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EDITIONS
 Sunday, 5 January, 2003, 02:23 GMT
Israel seeks US aid package
Israeli soldiers in tank
A third of the money is earmarked for the military

An Israeli delegation is due to arrive in Washington to try to secure an emergency aid package worth $12bn.

Israel's economy is suffering from one of the worst crises in the country's history.

The conflict with the Palestinians, together with the world economic downturn, has led to rising unemployment and falling investment.

Israel submitted the request several months ago and is now sending a senior delegation to follow it up.

It includes the head of the prime minister's office, Dov Weisglass, as well as the directors general of the finance and defence ministries.

A third of the aid package would be for military and security spending, to help Israel fight the Palestinian uprising and boost its defence preparations for a possible US-led war against Iraq.

The rest of the money would be in the form of loan guarantees.

Obvious choice

The United States is an obvious place to turn for help; it already gives its close ally $3.2bn in aid every year.

Israeli Prime Minister Ariel Sharon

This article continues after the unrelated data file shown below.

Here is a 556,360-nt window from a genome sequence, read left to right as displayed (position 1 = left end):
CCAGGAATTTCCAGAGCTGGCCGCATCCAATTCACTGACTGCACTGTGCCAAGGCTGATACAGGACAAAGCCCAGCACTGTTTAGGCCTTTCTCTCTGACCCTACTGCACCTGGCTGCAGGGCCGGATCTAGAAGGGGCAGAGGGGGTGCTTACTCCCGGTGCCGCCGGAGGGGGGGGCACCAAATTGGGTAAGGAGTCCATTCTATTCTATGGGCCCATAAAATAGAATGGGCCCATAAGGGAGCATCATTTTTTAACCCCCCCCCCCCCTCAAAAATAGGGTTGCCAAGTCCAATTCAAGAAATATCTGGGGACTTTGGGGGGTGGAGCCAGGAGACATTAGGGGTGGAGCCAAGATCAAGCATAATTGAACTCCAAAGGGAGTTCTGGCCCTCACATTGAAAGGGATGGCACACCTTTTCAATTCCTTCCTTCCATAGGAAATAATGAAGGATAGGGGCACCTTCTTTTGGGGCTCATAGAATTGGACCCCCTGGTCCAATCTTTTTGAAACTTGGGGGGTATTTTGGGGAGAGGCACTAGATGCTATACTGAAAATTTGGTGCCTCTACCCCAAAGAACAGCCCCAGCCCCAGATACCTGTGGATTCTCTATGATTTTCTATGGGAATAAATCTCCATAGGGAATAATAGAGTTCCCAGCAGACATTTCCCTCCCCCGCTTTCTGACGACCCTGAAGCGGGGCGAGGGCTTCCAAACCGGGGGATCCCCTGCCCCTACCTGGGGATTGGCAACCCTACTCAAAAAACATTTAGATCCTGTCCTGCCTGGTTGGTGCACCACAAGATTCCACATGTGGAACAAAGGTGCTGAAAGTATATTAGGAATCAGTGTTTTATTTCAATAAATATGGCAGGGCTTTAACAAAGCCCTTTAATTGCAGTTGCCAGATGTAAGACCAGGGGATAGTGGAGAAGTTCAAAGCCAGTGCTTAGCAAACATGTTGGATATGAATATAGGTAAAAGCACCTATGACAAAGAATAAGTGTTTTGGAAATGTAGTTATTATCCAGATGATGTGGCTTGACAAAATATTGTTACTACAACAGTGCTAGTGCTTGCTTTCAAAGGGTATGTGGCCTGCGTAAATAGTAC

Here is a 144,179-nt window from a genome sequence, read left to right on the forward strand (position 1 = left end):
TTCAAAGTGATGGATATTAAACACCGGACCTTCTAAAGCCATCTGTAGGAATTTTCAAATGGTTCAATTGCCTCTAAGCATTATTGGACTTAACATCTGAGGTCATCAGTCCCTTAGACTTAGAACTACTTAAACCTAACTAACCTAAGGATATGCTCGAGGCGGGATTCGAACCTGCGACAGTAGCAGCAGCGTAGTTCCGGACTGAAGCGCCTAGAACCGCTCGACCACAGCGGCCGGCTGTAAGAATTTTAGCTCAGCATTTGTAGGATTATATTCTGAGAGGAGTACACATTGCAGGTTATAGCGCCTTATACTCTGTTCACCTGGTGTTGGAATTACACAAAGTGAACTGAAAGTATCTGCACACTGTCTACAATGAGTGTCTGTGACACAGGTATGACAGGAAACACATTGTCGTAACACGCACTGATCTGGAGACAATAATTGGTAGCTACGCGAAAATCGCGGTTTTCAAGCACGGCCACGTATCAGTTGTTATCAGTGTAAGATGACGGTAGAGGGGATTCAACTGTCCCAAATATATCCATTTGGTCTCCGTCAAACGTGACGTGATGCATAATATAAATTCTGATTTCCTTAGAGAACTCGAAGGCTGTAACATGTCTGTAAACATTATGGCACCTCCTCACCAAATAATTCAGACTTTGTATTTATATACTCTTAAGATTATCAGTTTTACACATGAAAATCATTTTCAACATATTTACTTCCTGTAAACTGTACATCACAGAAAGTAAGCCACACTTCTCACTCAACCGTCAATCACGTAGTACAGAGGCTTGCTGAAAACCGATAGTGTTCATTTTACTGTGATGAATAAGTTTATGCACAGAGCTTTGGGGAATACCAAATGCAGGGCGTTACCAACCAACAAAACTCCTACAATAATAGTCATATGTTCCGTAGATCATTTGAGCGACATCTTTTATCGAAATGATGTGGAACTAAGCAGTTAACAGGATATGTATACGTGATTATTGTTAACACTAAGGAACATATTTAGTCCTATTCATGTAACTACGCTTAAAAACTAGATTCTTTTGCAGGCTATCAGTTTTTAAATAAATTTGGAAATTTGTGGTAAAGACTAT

Sharon's ratings have not been hit by Israel's economic woes
Mr Weisglass called the request part of "very deep and involved strategic relations" and said Washington was regarding it favourably.

Israeli commentators have said that even if Israel gets the money, it will not have an immediate impact on the economy.

That suggests the authorities are looking more for improved confidence and boosted credit ratings than immediate rescue.

The Israeli Prime Minister, Ariel Sharon, does seem eager to get this vote of confidence, even though the dire economic situation has not had an impact on his poll standings ahead of general elections.

Israelis are much more focused on security, although a vote-buying scandal in Mr Sharon's Likud Party has cut into its once commanding lead.


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